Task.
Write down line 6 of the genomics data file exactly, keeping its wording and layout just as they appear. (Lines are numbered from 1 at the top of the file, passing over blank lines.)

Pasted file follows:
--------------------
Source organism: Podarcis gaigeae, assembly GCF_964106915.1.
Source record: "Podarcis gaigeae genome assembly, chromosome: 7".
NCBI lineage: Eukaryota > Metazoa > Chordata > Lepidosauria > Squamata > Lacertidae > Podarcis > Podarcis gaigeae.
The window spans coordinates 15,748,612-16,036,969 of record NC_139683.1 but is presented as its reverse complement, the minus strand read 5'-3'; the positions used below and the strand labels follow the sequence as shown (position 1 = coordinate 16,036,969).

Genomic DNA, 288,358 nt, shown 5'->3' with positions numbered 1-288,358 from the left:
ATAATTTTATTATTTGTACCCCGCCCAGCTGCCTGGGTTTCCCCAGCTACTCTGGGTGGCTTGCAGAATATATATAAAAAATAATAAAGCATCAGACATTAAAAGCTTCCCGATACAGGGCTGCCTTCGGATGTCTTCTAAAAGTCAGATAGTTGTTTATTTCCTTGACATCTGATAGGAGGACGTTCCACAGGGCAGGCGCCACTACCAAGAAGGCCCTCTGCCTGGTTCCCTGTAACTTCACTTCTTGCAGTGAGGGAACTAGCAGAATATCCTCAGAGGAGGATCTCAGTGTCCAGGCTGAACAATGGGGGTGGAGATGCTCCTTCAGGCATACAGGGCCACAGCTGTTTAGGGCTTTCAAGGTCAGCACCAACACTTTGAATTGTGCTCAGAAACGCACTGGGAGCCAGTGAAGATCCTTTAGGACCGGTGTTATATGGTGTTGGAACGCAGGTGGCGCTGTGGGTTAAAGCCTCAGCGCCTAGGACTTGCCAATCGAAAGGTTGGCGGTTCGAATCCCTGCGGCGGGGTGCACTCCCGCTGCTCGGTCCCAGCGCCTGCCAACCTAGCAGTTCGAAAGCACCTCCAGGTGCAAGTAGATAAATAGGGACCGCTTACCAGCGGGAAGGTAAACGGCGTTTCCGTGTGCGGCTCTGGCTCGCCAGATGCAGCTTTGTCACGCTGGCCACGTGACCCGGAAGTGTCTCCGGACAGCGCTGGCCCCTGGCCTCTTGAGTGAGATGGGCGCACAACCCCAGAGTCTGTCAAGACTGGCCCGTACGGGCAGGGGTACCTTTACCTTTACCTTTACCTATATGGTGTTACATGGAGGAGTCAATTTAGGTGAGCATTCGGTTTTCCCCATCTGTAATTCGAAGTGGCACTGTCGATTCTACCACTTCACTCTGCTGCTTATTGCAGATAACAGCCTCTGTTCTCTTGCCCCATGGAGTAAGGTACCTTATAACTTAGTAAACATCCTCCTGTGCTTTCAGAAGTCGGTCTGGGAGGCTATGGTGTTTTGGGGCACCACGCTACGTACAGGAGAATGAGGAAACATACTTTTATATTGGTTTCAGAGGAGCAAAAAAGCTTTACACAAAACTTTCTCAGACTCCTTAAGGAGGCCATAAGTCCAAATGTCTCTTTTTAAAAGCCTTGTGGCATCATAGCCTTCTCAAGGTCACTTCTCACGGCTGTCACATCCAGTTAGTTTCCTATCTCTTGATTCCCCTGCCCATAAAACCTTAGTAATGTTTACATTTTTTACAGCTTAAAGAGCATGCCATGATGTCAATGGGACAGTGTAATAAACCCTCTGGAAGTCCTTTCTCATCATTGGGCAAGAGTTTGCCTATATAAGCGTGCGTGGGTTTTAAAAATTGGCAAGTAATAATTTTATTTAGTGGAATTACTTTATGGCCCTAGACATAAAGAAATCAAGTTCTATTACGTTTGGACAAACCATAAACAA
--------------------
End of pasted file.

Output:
ATAATTTTATTATTTGTACCCCGCCCAGCTGCCTGGGTTTCCCCAGCTACTCTGGGTGGCTTGCAGAATATATATAAAAAATAATAAAGCATCAGACATTAAAAGCTTCCCGATACAGGGCTGCCTTCGGATGTCTTCTAAAAGTCAGATAGTTGTTTATTTCCTTGACATCTGATAGGAGGACGTTCCACAGGGCAGGCGCCACTACCAAGAAGGCCCTCTGCCTGGTTCCCTGTAACTTCACTTCTTGCAGTGAGGGAACTAGCAGAATATCCTCAGAGGAGGATCTCAGTGTCCAGGCTGAACAATGGGGGTGGAGATGCTCCTTCAGGCATACAGGGCCACAGCTGTTTAGGGCTTTCAAGGTCAGCACCAACACTTTGAATTGTGCTCAGAAACGCACTGGGAGCCAGTGAAGATCCTTTAGGACCGGTGTTATATGGTGTTGGAACGCAGGTGGCGCTGTGGGTTAAAGCCTCAGCGCCTAGGACTTGCCAATCGAAAGGTTGGCGGTTCGAATCCCTGCGGCGGGGTGCACTCCCGCTGCTCGGTCCCAGCGCCTGCCAACCTAGCAGTTCGAAAGCACCTCCAGGTGCAAGTAGATAAATAGGGACCGCTTACCAGCGGGAAGGTAAACGGCGTTTCCGTGTGCGGCTCTGGCTCGCCAGATGCAGCTTTGTCACGCTGGCCACGTGACCCGGAAGTGTCTCCGGACAGCGCTGGCCCCTGGCCTCTTGAGTGAGATGGGCGCACAACCCCAGAGTCTGTCAAGACTGGCCCGTACGGGCAGGGGTACCTTTACCTTTACCTTTACCTATATGGTGTTACATGGAGGAGTCAATTTAGGTGAGCATTCGGTTTTCCCCATCTGTAATTCGAAGTGGCACTGTCGATTCTACCACTTCACTCTGCTGCTTATTGCAGATAACAGCCTCTGTTCTCTTGCCCCATGGAGTAAGGTACCTTATAACTTAGTAAACATCCTCCTGTGCTTTCAGAAGTCGGTCTGGGAGGCTATGGTGTTTTGGGGCACCACGCTACGTACAGGAGAATGAGGAAACATACTTTTATATTGGTTTCAGAGGAGCAAAAAAGCTTTACACAAAACTTTCTCAGACTCCTTAAGGAGGCCATAAGTCCAAATGTCTCTTTTTAAAAGCCTTGTGGCATCATAGCCTTCTCAAGGTCACTTCTCACGGCTGTCACATCCAGTTAGTTTCCTATCTCTTGATTCCCCTGCCCATAAAACCTTAGTAATGTTTACATTTTTTACAGCTTAAAGAGCATGCCATGATGTCAATGGGACAGTGTAATAAACCCTCTGGAAGTCCTTTCTCATCATTGGGCAAGAGTTTGCCTATATAAGCGTGCGTGGGTTTTAAAAATTGGCAAGTAATAATTTTATTTAGTGGAATTACTTTATGGCCCTAGACATAAAGAAATCAAGTTCTATTACGTTTGGACAAACCATAAACAA